Rattled by quake aftershocks, Oklahoma now braces for storms
Aftershocks from two powerful weekend earthquakes centered in Oklahoma have continued to rattle the area, and weather experts warned that some of the same areas of the state were likely to be struck by dangerous thunderstorms and tornadoes Monday.
At least 17 aftershocks of magnitude 3 or greater have been recorded since the biggest quake of the weekend, according to the U.S. Geological Survey. That record-setting 5.6 temblor occurred at 10:53 p.m. CDT on Saturday, with an epicenter in Sparks, Okla., about 55 miles northeast of Oklahoma City.
The quake, the state's strongest in recorded history, damaged 14 buildings and buckled a highway, but left only two people with minor injuries, emergency managers said Monday. It was felt as far away as Wisconsin and South Carolina, Reuters reported.
The largest aftershock, a 4.0 quake, was reported Sunday in Meeker, about 40 miles east of the capital.
Before the record-setting temblor, a 4.7 quake had hit earlier that same day, in the center of the state near the rural town of Prague. Two aftershocks of 3.3 and 3.4 were reported in that area late Sunday.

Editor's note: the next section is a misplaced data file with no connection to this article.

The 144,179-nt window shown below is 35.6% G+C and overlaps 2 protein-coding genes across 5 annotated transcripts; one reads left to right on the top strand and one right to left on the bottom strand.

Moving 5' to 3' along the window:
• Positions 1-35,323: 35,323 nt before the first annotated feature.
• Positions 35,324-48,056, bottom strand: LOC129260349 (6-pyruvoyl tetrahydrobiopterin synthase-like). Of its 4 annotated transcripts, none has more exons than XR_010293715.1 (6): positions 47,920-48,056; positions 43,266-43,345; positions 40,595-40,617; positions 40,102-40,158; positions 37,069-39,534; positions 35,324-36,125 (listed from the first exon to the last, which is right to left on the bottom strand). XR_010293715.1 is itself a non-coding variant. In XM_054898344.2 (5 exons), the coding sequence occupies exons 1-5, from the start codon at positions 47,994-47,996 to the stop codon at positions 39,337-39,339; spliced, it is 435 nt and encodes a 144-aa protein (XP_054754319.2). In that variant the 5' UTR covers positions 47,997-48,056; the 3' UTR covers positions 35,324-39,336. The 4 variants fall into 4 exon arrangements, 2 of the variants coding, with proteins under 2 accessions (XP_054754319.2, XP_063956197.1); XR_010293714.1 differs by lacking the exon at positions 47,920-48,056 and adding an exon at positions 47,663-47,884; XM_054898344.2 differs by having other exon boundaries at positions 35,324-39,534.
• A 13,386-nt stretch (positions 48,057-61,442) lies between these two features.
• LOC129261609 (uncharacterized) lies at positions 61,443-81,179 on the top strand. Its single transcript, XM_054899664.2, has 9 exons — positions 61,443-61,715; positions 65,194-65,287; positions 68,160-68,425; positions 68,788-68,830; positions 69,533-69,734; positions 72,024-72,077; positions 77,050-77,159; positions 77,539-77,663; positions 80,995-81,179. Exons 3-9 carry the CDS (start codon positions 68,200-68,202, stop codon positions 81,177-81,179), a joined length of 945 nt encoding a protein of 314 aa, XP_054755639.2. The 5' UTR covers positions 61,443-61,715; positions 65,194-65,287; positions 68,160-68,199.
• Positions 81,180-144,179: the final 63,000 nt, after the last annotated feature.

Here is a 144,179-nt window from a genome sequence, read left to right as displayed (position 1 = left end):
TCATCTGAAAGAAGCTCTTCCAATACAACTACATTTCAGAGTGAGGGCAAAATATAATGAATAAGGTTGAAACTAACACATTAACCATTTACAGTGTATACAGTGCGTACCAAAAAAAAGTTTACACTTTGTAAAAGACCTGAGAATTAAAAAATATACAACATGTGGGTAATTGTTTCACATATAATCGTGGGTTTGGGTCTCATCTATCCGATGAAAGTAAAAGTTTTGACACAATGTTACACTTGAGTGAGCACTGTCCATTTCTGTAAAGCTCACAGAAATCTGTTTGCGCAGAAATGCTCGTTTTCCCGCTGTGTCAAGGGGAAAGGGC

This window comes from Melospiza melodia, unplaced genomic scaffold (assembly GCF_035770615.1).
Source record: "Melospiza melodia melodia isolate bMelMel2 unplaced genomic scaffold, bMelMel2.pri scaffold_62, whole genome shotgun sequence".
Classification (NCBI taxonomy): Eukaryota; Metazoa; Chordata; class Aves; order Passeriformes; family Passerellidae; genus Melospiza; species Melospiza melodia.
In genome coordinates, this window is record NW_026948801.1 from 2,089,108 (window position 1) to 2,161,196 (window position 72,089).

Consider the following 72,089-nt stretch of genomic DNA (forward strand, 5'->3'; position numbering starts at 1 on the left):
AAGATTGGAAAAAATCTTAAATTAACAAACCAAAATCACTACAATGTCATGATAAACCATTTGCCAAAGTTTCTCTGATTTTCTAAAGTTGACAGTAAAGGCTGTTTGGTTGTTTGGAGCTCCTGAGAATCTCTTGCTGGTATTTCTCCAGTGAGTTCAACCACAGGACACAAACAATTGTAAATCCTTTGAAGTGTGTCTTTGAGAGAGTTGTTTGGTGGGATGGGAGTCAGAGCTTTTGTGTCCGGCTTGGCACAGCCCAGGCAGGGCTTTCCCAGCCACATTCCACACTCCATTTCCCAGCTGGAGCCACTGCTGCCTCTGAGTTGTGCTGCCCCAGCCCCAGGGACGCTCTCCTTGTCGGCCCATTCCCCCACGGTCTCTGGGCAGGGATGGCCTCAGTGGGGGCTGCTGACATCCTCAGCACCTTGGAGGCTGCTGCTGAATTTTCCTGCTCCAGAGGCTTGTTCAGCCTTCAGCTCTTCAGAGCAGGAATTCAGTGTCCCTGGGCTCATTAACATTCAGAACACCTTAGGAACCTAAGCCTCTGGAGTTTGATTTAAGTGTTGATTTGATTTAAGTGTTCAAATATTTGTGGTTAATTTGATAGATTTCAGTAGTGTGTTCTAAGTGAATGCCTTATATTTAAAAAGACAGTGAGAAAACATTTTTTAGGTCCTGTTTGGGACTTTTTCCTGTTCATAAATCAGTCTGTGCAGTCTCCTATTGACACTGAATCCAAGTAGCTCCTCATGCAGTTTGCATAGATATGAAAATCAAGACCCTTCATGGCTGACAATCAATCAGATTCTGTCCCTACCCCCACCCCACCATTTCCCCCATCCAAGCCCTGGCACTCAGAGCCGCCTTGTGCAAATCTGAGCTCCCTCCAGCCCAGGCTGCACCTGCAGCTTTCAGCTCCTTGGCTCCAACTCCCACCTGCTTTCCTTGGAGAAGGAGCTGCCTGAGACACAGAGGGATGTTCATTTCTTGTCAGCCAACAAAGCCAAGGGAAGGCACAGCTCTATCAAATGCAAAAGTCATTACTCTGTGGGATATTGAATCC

Researchers at the Oklahoma Geological Survey have set up additional seismographs along the fault where the quakes originated, called the Wilzetta fault or Seminole uplift. They warned nearby residents to expect more aftershocks.
Meanwhile, meteorologists at Accuweather predicted an outbreak of "potentially damaging" thunderstorms and tornadoes in the southern Plains on Monday.
"While spring is by far the most active time of the year for severe weather and tornadoes, there is a second severe weather season that develops in the fall," said Heather Buchman, an Accuweather meteorologist.
Hail-producing thunderstorms were expected in west-central Oklahoma and Texas on Monday morning, followed by numerous "violent thunderstorms" and possibly tornadoes later in the day, according to Accuweather.
The thunderstorms were expected to head east Monday night, toward Tulsa and McAlester, Okla.; Dallas and Austin, Texas.
On the plus side, the thunderstorms are expected to bring much-needed rain to parts of Texas and Oklahoma that continue to suffer from a long-running drought.
-- Molly Hennessy-Fiske in Houston
Photo: Maintenance workers inspect the damage to one of the spires on Benedictine Hall at St. Gregory's University in Shawnee, Okla., on Sunday. Two earthquakes in the area in less than 24 hours caused one of the towers to topple, and damaged the remaining three. Credit: Sue Ogrocki / Associated Press